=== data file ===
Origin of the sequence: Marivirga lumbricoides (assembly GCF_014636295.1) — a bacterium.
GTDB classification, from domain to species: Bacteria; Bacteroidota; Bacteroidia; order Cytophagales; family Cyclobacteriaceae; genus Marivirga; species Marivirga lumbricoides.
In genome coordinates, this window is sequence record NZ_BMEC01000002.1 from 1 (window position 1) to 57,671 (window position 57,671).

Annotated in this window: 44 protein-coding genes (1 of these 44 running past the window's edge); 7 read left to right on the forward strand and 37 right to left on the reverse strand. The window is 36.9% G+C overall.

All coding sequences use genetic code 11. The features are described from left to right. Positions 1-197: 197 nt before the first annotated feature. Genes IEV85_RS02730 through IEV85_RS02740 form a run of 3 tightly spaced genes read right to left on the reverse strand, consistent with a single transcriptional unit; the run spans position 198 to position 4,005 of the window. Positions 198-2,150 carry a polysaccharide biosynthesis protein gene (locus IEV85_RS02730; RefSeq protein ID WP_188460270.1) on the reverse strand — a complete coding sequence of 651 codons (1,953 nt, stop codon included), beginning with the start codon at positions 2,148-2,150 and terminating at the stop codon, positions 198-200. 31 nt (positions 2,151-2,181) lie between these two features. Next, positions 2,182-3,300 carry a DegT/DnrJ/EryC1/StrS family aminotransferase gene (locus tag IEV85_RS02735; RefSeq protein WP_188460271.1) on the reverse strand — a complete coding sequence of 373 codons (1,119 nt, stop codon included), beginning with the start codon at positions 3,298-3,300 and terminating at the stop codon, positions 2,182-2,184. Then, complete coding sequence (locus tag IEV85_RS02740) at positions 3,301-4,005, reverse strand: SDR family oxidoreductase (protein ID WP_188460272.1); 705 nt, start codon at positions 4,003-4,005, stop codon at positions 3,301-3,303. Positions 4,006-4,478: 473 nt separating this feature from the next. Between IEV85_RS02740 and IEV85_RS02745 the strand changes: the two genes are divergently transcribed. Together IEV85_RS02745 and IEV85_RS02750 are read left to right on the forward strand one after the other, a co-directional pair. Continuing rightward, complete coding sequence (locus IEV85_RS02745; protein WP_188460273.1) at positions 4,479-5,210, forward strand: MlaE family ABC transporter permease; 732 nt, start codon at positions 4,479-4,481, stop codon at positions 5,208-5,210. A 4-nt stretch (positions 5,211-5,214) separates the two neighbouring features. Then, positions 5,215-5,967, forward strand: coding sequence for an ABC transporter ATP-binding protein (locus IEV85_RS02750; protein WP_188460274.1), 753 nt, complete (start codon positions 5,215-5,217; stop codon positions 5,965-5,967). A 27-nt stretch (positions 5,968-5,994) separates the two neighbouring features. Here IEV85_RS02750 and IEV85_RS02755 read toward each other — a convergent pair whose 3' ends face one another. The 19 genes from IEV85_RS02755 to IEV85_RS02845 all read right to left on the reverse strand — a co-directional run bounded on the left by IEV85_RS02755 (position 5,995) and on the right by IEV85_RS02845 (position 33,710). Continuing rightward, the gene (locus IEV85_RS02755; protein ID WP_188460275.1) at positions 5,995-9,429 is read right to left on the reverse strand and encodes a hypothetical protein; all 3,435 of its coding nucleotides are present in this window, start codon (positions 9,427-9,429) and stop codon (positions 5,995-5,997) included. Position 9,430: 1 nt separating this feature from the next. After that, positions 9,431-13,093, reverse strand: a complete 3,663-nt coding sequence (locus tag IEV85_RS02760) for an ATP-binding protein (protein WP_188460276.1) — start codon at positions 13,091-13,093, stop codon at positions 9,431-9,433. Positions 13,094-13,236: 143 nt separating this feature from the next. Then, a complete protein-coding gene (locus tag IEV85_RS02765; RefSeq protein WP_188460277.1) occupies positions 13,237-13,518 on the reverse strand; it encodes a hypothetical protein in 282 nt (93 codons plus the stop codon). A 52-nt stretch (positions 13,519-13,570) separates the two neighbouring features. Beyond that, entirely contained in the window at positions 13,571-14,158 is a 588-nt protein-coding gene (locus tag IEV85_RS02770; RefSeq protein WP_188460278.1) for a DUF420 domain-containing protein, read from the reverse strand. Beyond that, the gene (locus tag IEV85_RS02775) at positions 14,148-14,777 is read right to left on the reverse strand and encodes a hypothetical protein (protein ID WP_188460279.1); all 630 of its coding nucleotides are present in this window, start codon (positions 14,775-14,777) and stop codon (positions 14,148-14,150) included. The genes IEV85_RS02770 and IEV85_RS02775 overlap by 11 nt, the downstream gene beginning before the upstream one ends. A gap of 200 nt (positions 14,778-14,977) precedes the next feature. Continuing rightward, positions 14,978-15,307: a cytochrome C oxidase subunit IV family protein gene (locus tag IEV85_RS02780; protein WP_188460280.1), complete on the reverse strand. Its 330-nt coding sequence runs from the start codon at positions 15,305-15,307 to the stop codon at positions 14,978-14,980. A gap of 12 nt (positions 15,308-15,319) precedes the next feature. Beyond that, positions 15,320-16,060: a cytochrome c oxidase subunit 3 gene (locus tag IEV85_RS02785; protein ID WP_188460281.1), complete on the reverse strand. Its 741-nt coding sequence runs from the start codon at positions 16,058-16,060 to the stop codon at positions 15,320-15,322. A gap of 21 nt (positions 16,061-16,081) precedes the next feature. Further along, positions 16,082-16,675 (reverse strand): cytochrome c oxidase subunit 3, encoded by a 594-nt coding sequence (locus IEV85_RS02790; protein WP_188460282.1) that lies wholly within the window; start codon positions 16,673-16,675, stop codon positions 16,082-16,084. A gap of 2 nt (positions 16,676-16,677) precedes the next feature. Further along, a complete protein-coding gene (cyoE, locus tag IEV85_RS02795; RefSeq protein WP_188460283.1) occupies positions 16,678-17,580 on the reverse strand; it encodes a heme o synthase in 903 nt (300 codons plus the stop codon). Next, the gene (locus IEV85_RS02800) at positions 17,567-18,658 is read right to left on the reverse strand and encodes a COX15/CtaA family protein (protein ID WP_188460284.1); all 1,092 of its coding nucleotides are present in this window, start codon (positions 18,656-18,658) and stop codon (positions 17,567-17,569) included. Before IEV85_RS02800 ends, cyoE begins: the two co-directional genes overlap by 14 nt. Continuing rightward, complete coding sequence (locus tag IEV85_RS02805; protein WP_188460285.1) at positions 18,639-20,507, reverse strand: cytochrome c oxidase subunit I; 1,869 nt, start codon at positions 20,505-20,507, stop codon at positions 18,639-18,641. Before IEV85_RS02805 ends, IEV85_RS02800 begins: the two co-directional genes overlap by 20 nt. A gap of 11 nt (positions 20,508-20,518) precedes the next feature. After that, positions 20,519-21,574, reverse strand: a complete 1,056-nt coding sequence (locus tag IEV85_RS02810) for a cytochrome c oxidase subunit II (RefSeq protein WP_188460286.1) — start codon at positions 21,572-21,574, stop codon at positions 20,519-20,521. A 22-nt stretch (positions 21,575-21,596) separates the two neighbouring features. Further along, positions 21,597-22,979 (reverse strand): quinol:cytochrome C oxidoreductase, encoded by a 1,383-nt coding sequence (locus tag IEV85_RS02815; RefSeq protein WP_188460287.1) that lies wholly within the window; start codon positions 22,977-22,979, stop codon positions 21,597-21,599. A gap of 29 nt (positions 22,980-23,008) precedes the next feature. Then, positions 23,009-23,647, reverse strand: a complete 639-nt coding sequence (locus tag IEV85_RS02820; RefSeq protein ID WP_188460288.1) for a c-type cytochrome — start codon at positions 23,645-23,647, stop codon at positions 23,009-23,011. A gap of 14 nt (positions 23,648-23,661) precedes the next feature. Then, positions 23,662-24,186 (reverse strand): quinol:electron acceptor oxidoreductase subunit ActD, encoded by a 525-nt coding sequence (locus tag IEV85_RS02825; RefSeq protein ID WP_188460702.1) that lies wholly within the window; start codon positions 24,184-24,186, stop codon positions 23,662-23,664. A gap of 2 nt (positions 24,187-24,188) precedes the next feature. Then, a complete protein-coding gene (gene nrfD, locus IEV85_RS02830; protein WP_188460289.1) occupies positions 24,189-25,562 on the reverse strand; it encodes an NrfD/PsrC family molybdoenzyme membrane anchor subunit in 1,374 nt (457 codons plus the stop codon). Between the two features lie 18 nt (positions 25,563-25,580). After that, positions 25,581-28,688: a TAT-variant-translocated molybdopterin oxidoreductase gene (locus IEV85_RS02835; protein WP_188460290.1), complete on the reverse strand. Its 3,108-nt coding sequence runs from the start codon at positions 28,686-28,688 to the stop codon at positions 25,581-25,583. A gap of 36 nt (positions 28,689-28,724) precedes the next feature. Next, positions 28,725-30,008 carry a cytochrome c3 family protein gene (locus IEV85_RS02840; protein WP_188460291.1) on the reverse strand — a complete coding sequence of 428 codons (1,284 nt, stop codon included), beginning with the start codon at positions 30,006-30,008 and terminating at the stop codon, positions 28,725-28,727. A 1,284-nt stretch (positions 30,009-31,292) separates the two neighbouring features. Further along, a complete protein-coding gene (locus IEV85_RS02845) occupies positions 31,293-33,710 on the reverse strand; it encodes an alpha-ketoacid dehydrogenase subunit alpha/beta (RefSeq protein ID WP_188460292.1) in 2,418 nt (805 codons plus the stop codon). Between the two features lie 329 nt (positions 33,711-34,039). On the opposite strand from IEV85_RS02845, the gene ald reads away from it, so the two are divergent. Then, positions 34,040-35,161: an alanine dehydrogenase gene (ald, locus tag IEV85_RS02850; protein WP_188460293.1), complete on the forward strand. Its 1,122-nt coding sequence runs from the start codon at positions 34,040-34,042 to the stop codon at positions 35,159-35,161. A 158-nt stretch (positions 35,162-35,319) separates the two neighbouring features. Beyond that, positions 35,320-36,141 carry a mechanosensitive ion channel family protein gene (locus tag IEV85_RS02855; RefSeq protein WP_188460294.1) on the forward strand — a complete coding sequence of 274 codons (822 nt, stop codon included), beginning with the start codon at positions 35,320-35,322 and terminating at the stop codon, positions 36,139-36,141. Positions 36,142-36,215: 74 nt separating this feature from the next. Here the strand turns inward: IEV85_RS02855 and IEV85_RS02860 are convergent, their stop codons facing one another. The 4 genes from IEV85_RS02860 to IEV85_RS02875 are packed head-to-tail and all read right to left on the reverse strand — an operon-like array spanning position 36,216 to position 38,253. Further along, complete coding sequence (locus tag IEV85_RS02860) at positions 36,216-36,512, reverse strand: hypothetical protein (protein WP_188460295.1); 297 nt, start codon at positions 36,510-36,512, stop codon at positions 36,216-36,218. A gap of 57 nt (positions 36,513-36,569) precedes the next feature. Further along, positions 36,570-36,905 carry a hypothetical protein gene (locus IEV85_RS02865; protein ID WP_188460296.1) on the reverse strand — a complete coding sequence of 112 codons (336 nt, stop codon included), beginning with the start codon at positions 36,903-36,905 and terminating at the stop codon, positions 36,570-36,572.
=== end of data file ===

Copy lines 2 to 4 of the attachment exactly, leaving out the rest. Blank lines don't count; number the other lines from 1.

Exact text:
GTDB classification, from domain to species: Bacteria; Bacteroidota; Bacteroidia; order Cytophagales; family Cyclobacteriaceae; genus Marivirga; species Marivirga lumbricoides.
In genome coordinates, this window is sequence record NZ_BMEC01000002.1 from 1 (window position 1) to 57,671 (window position 57,671).

Annotated in this window: 44 protein-coding genes (1 of these 44 running past the window's edge); 7 read left to right on the forward strand and 37 right to left on the reverse strand. The window is 36.9% G+C overall.